On June 22, accessibility advocate Ian Mackay blew his way to a new world record for distance wheeled in 24 hours by mouth-controlled power wheelchair.
Mackay, a C3 quadriplegic who lives in Port Angeles, Washington, broke the old record of 173.98 miles by driving 184.4 miles in just under 24 hours.
To accomplish the feat, Mackay averaged over 8.6 mph in his Invacare SP2, covering more than 14 laps around a 13-mile paved loop on Sauvie Island, just north of Portland, Oregon. He started at 8 p.m. on the longest day of the year and crossed the finish line the next evening to a warm welcome from a small crowd of family, friends, media and supporters.
Mackay says he was motivated to attempt the record primarily for the challenge of it. “The most rewarding things in the world are often difficult. So often, as people with disabilities, we focus on what we can’t do. I have thrived by pushing that envelope and trying to see what else is possible out there,” he says.
The record attempt took months of planning and a team of dedicated volunteers. Mackay has done several other long-distance rides to raise awareness about the need for accessible outdoor recreation but nothing so demanding in such a short time frame. For safety and support, volunteers drove a support vehicle and rode bikes alongside Mackay for the entirety of the ride. Mackay used lithium-ion batteries for increased range, and his support crew swapped in fresh batteries on the road, ensuring minimal downtime.
There were no major problems or technical issues during the event, but Mackay’s temperature did drop to almost 95 degrees in the coldest hours of the night, prompting a quick stop to warm up in a van. Still, Mackay said the physical challenges weren’t the most difficult part of the ride.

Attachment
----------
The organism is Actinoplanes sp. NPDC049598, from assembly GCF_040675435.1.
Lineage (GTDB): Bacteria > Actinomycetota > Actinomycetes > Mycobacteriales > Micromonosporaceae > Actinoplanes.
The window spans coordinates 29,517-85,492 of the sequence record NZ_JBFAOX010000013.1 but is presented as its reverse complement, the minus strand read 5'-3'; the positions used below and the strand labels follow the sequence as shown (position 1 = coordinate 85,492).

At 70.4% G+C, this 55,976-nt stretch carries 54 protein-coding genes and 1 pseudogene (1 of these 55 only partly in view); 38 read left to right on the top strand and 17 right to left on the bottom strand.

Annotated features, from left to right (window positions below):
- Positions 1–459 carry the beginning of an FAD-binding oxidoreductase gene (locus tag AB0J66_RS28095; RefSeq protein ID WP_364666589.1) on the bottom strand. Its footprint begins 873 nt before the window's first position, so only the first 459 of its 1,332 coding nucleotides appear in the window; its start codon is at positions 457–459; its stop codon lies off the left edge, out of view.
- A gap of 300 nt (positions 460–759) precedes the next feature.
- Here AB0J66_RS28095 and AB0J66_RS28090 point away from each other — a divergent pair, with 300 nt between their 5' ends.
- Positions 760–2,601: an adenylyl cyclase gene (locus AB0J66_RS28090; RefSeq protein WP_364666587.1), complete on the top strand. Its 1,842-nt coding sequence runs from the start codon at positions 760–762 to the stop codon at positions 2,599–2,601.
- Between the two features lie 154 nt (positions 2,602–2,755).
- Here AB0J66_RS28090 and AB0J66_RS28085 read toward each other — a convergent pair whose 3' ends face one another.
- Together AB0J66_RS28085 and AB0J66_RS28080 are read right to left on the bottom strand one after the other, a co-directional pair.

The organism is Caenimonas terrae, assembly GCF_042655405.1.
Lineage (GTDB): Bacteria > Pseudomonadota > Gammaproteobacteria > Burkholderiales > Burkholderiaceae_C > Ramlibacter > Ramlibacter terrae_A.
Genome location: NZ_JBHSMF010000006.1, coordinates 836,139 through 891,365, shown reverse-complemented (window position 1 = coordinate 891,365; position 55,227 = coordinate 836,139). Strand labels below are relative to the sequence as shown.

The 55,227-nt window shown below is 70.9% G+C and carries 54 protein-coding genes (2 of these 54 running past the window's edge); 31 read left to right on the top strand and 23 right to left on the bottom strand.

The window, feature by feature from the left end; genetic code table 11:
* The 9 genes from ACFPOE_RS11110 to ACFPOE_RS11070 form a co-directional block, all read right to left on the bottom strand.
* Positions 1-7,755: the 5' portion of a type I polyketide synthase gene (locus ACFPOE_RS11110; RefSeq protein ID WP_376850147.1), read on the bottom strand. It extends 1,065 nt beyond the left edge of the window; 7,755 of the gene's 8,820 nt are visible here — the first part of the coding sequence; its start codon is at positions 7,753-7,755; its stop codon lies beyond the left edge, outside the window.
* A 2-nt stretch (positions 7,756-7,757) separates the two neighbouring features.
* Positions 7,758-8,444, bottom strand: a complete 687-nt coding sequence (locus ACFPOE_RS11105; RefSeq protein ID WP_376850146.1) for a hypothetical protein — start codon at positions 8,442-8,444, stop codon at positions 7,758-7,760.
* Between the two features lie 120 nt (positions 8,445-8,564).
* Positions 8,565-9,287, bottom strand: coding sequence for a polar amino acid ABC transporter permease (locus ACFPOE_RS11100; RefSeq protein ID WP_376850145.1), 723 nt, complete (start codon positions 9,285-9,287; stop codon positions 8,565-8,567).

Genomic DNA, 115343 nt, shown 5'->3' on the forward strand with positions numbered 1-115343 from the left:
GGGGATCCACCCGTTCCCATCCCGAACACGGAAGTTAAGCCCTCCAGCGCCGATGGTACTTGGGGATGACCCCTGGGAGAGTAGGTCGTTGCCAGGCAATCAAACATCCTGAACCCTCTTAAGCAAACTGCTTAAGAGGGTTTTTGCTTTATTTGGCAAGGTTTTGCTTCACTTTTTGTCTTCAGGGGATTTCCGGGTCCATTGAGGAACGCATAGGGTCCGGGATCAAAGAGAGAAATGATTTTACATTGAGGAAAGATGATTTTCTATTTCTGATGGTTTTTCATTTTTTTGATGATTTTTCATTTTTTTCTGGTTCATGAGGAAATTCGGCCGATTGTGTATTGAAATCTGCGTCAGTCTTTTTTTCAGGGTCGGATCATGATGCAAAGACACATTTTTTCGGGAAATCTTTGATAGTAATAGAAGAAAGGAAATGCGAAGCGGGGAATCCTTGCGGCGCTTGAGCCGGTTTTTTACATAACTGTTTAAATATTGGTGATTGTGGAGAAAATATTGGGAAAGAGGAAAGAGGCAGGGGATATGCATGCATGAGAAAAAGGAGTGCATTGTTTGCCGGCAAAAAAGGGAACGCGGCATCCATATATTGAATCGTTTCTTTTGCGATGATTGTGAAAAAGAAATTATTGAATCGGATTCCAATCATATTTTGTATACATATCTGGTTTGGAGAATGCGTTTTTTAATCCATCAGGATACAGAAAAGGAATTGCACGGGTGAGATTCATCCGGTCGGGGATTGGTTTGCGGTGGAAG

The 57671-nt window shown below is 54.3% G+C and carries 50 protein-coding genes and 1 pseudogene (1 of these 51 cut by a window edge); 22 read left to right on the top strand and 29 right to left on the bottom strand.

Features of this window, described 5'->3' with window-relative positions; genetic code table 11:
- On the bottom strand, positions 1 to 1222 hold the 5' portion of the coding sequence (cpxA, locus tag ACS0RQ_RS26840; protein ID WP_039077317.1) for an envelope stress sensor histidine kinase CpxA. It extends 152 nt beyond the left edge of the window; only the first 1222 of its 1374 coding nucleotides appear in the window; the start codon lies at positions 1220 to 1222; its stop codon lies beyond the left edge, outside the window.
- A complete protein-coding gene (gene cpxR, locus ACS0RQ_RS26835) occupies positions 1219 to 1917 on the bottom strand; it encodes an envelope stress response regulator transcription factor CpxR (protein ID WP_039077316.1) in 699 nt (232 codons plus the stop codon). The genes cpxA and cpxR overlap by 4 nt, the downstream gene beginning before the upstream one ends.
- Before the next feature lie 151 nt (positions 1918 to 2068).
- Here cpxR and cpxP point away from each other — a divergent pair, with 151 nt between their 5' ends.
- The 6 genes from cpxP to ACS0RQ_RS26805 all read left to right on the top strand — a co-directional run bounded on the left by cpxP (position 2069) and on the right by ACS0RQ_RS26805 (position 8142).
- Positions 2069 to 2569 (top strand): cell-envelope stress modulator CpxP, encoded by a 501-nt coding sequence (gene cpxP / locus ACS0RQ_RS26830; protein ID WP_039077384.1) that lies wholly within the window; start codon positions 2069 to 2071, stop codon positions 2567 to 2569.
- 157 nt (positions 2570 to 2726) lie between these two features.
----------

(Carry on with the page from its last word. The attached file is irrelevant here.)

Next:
“I didn’t count on the emotional lows,” he says. “I thought it would be more physical, but it was definitely more emotional. It was difficult. You start thinking about why the hell you are out here and asking, can I really do this?”
After the 24-hour roller coaster, Mackay has already learned an important lesson. “I think what you have to do is embrace the misery from the get-go,” he says.
Despite being exhausted from the event, Mackay has another, ongoing challenge to pursue. He vowed to be back in his chair the following day to maintain his streak of over 2,000 days that he has driven at least one mile on an outdoor trail.
Before the record can become official, Guinness World Record keepers must verify it. The previous record was set by South Korea’s Chang-Hyuan Choi in April 2017.
|For more on the record or to learn more about Mackay and his nonprofit Ian’s ride, visit iansride.com.|
|I’ve had the good fortune to be a part of the New Mobility team for the last decade, including the last three as the editor. In that role I’ve focused on making sure NM has its fingers on the pulse of the mobility disability community. I take pride in ensuring that we are sharing stories and resources that help our readers live their lives to the fullest. When I’m not talking with our freelancers and staff or working at my computer, there’s a good chance you’ll find me seeking out one of Oregon’s famous “sunbreaks” in my hometown of Portland. I love to eat and cook (in that order) and embrace my nerdy side with a lifelong passion for Star Wars and a rediscovered adult love of Legos.|
Source New Mobility